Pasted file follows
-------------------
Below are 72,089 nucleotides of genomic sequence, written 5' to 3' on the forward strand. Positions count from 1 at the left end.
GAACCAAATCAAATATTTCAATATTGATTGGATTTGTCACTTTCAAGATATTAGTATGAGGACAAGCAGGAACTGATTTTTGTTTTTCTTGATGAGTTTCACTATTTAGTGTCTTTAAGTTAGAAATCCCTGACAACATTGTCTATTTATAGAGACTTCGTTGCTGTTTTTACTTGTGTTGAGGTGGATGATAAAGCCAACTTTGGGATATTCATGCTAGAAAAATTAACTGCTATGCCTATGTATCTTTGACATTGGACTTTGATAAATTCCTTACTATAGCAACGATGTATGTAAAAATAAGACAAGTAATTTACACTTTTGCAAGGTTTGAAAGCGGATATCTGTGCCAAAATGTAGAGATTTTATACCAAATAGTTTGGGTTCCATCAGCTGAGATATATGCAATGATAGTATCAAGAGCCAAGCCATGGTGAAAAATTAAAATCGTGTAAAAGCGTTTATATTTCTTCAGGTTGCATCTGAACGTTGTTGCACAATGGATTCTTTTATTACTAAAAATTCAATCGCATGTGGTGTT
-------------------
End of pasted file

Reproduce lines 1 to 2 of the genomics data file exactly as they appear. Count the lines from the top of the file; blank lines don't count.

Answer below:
Below are 72,089 nucleotides of genomic sequence, written 5' to 3' on the forward strand. Positions count from 1 at the left end.
GAACCAAATCAAATATTTCAATATTGATTGGATTTGTCACTTTCAAGATATTAGTATGAGGACAAGCAGGAACTGATTTTTGTTTTTCTTGATGAGTTTCACTATTTAGTGTCTTTAAGTTAGAAATCCCTGACAACATTGTCTATTTATAGAGACTTCGTTGCTGTTTTTACTTGTGTTGAGGTGGATGATAAAGCCAACTTTGGGATATTCATGCTAGAAAAATTAACTGCTATGCCTATGTATCTTTGACATTGGACTTTGATAAATTCCTTACTATAGCAACGATGTATGTAAAAATAAGACAAGTAATTTACACTTTTGCAAGGTTTGAAAGCGGATATCTGTGCCAAAATGTAGAGATTTTATACCAAATAGTTTGGGTTCCATCAGCTGAGATATATGCAATGATAGTATCAAGAGCCAAGCCATGGTGAAAAATTAAAATCGTGTAAAAGCGTTTATATTTCTTCAGGTTGCATCTGAACGTTGTTGCACAATGGATTCTTTTATTACTAAAAATTCAATCGCATGTGGTGTT